These wetlands are habitat for ducks, geese and shorebirds and are home to unique flora and fauna, including two birds, the Seaside Sparrow and the Saltmarsh Sparrow, which are identified as Maryland species of greatest conservation concern in the Maryland Wildlife Diversity Conservation Plan. These species evolved in this tidal environment and are found only in salt marsh habitats along the U.S. Atlantic Coasts.

Sea level rise is impacting low-lying coastal lands at twice the global average rate. Maryland Department of Natural Resources explains that the State has already seen a foot of relative sea level rise during the past 100 years, causing the disappearance of 13 barrier islands from the Chesapeake Bay. Within the Chesapeake Bay, additional sea level rise impacts are already evident, including wetland erosion and forest die-back as a result of saltwater intrusion.

Our work will focus on assisting the Lower Shore Land Trust to identify the highest priority marsh migration corridors so that they can protect these areas from future development. This project takes place within the context of Defender’s work with state wildlife agencies to update their wildlife action plans to consider the impacts of climate change, as well as Defender’s Living Lands program that enhances the capacity of land trusts and their partners in protecting biodiversity in the face of climate change.

For more information on sea level rise in the Chesapeake Bay, see the following online resources:

Maryland Commission on Climate Change  

Strategy for Reducing Maryland’s Vulnerability to Climate Change Phase I: Sea-level rise and coastal storms

National Wildlife Federation

U.S. Climate Change Science Program

North Atlantic Landscape Conservation Cooperative

Posted in Climate Change, Imperiled WildlifeComments (0)

A photo of an estuary

At the front lines of climate change

A photo of an estuaryEstuaries, the ecosystems that exist where rivers and oceans meet, are at the front lines of climate change. Rising sea levels threaten to inundate coastal wetlands, increasing their salinity and causing a shift in vegetation communities. Air and water temperatures, precipitation patterns, and ocean chemistry are also changing. All of these processes likely add up to a loss many of the values these systems provide, including providing habitat for fish, migratory birds, and other species, filtering water, stabilizing shorelines, and buffering coastal communities from storm damage.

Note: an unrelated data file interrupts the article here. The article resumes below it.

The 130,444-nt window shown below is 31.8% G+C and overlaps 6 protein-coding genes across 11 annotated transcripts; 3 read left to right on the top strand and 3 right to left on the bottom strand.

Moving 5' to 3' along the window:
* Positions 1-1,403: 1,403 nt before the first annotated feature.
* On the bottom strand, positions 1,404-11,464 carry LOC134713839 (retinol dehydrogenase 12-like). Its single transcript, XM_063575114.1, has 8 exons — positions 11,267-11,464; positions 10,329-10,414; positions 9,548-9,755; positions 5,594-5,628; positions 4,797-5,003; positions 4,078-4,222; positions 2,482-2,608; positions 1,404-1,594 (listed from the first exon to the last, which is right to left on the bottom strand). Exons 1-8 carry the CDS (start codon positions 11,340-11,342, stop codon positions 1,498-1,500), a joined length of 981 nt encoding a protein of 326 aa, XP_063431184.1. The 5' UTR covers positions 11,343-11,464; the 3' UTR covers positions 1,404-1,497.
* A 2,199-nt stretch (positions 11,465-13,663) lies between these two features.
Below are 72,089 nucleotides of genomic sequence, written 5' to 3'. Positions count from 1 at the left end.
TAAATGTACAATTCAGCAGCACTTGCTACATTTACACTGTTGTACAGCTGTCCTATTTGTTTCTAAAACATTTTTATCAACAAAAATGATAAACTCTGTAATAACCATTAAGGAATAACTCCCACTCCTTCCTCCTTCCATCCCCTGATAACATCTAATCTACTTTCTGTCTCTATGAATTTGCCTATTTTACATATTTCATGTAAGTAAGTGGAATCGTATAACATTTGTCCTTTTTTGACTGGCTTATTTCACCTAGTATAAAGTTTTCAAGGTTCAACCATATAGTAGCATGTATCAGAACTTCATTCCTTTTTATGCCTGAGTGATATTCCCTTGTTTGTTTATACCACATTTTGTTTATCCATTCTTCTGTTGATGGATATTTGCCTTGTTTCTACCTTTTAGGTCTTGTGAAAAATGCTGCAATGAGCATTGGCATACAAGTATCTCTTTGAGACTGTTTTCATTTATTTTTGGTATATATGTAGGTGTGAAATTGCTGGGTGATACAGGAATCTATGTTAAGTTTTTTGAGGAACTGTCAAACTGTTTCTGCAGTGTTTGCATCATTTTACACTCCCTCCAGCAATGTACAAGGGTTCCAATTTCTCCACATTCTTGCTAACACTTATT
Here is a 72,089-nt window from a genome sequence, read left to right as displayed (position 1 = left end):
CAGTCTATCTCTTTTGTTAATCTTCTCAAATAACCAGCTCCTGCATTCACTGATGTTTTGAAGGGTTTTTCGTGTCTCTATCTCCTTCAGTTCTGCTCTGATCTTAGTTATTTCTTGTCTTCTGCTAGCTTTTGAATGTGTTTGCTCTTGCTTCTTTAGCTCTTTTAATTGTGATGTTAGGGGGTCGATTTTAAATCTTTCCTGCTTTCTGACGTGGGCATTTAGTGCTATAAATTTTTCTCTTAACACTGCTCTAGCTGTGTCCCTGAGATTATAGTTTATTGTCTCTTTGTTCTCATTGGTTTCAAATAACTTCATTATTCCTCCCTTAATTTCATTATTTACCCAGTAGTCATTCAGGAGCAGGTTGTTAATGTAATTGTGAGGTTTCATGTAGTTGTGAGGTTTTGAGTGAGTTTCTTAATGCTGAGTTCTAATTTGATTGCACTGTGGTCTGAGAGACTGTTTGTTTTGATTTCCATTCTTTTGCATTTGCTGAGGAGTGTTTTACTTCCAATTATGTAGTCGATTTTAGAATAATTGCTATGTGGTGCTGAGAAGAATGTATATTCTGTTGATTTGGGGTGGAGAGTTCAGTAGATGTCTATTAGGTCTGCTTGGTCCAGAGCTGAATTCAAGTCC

On November 18-19th, a group of researchers and managers got together in Newport, Oregon, to mull over what to do about this situation. We asked ourselves:  How can we best manage these sensitive ecosystems so that they continue to provide fish and wildlife habitat and other important values as the climate changes?

The question is a particularly tough one, because relatively simple physical changes in climate and water chemistry will create complex effects in biological systems. For example, we know that air temperatures here in the Pacific Northwest are likely to rise some 2-5°F over the next several decades and that we can expect on the order of 3-4 feet of sea-level rise globally by the end of the century (although the magnitude of sea-level rise remains much debated).  These changes are likely to affect factors that are critical to estuary function like water salinity, sediment deposition, and vegetation type, but we know relatively little about exactly how these cascading effects will play out on the ground. As a result, many managers feel that climate change projections are still too uncertain to inform management decisions

One of the conclusions from the group was that many of the conservation tools we already have will be useful in responding to climate change. For example, many estuaries can effectively migrate inland as sea levels rise. Where they are hemmed in by development, though, they are unable to shift and some of their function and value as wildlife habitat is almost certain to be lost, so protecting coastal lands from development through conservation easements and purchase is vitally important. We also discussed some creative strategies for managing estuaries and the riparian areas that feed them, such as reintroducing beavers into streams and rivers improve water storage on the landscape and help moderate water flows.

Many of these strategies are robust to uncertainty, in the sense that they are very likely to be beneficial even if we are wrong about the magnitude or effects of future changes in the climate. Developing more of these robust strategies will help keep conservationists from becoming paralyzed by the uncertainty inherent in climate prediction and modeling. In Oregon, the next step is to delve deeper into some of the solutions we identified and start thinking critically about what tools to use, where, and why. We’ll also be working to spread the word so that that general public is more aware of likely climate change impacts and our options for managing it.

Posted in Climate Change, Pacific NorthwestComments (0)


dotWild is the blog of scientists and policy experts at Defenders of Wildlife, a national, nonprofit membership organization dedicated to the protection of all native animals and plants in their natural communities.